Practical Joke leaves co-owner Hopeful

TwinSpires Staff

September 5th, 2016


The Hopeful (G1) may have been won by a horse called Practical Joke, but there was nothing funny about a race that was bookended by two jockeys going down and two horses requiring medical attention.

At the start, undefeated Classic Empire, the 1.65-1 favorite, wheeled outwards shortly after the break and lost rider Irad Ortiz Jr. After the wire, Runaway Lute fell, resulting in Ricardo Santana Jr. being tended to and getting a ride home in the ambulance.

Both jockeys were reportedly fine, with Ortiz cleared to ride in the finale. New York Racing Association vet Dr. Anthony Verderosa said that Runaway Lute fell from exhaustion and was fine; Classic Empire was vanned off with reported mild lameness.

And Practical Joke got his picture taken, much to the delight of owner Bill Lawrence, who owns the horse in partnership with Seth Klarman’s Klaravich Stable. The duo was the runner-up in this year’s Saratoga owners’ race with 12 wins.

“Winning here is bigger, and that made a difference for me,” said the native of Latham, New York, not far from Saratoga.  “You grow up, you hope you can own a horse, you hope maybe you can run at Saratoga, and maybe win. I’m so happy to be here.”

A bay colt by Into Mischief, Practical Joke was purchased for $240,000 at the Keeneland September sale in 2015. Out of the Distorted Humor mare Halo Humor, he was bred in Kentucky by Whispering Oaks and came to the Hopeful off a five-length score in his debut at Saratoga on Aug. 6.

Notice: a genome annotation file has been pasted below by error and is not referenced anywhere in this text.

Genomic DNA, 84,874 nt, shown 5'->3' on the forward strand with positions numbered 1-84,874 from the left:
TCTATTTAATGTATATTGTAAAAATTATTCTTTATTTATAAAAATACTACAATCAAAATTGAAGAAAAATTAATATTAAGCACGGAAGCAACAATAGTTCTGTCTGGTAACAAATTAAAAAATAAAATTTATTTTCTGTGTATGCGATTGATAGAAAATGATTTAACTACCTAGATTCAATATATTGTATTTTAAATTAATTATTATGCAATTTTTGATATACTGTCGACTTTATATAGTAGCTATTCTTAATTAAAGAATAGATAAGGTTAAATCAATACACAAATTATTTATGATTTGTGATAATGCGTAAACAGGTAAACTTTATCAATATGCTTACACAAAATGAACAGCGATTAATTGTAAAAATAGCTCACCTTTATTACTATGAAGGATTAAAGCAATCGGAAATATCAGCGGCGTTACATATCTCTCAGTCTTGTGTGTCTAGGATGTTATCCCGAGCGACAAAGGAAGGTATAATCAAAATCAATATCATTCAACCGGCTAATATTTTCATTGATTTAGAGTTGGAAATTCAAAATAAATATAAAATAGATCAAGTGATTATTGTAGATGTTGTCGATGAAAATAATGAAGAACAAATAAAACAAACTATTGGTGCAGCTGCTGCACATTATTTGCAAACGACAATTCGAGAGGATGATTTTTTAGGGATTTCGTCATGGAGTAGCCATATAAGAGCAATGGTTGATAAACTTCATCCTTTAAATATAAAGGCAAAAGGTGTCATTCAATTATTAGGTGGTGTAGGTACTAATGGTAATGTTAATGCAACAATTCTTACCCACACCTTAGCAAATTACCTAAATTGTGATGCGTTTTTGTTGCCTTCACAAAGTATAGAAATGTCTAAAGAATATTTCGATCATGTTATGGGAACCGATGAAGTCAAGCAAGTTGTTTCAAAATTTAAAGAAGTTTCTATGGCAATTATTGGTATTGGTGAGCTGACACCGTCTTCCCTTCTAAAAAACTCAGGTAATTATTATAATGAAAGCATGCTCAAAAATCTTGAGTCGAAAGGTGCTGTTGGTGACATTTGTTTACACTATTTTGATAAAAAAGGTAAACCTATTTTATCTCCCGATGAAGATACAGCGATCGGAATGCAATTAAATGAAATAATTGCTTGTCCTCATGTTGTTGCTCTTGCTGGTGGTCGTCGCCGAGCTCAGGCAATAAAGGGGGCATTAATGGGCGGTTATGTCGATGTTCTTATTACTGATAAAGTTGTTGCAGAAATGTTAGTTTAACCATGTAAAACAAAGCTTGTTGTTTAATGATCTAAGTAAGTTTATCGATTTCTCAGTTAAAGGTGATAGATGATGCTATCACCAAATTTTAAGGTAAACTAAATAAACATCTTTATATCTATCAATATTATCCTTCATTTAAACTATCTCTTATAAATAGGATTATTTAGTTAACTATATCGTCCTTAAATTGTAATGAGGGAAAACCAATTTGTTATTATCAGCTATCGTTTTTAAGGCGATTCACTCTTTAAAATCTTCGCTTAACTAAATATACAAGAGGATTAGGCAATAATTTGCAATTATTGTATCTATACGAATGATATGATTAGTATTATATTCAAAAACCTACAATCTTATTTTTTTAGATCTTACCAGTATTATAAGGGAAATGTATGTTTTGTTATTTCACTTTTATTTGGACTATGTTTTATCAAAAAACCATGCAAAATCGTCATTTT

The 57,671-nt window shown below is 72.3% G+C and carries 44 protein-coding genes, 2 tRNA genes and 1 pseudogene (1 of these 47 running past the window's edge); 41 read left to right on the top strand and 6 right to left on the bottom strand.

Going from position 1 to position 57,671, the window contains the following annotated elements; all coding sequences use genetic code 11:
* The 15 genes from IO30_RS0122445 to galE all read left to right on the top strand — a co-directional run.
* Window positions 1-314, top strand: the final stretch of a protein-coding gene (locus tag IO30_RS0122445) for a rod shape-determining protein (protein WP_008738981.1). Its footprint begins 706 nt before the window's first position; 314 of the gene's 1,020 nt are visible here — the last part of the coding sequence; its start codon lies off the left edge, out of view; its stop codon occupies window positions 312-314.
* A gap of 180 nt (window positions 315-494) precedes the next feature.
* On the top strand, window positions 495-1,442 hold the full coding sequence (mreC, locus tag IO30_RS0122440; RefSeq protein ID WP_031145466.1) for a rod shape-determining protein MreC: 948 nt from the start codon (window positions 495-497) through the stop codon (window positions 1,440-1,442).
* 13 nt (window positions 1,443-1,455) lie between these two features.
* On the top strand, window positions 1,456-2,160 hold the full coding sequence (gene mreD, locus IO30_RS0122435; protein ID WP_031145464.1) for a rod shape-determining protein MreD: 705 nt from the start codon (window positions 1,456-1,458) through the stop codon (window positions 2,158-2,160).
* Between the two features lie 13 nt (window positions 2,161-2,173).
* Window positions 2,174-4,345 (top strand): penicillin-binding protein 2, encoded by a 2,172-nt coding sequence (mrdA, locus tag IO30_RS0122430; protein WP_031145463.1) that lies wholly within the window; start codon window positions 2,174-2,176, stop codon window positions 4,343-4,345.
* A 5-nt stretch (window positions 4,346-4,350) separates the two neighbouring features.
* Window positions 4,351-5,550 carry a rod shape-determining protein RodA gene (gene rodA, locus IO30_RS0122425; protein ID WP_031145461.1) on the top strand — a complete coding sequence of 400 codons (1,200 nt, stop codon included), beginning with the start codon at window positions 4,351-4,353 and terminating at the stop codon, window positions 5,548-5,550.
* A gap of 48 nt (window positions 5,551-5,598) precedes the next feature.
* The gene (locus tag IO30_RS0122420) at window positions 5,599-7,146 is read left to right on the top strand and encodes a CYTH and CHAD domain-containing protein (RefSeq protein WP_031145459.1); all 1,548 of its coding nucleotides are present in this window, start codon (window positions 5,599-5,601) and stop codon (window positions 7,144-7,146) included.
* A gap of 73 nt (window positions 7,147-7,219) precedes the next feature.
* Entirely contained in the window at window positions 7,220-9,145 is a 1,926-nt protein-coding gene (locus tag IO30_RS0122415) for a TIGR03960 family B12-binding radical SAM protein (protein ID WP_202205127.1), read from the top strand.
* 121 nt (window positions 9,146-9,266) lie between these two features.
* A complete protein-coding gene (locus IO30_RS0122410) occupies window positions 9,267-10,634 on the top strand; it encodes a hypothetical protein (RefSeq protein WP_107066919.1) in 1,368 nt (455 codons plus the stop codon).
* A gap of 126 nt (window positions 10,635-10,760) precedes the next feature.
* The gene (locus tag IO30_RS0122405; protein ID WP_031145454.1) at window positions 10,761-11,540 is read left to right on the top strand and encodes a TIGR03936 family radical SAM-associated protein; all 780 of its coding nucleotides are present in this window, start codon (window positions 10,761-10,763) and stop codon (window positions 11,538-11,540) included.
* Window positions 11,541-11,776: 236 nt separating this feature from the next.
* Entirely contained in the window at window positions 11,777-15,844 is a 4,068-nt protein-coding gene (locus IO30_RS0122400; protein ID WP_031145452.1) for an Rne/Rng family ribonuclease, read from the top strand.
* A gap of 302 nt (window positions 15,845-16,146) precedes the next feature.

Klarman and Lawrence won the Hopeful in 2011 with Currency Swap, a horse that would go on to win the Amsterdam S. (G2) at 6 1/2 furlongs.

“Currency Swap was a nice horse,” said Lawrence. “That was a case where we never really thought he was going to go long. He was a High Cotton, so the breeding wasn’t really there. This one’s more promising.”

A long-time horse owner who knows both the sweetness of Grade 1 winner’s circles as well as the bitter disappointment of tough losses, Lawrence nonetheless permitted himself a little optimism on a perfect late summer, closing day at Saratoga, his home track.

“If you’re going to win one race as a two-year-old,” he said, “…they call it the Hopeful for a reason. We’re ecstatic about that.”

Photo by Teresa Genaro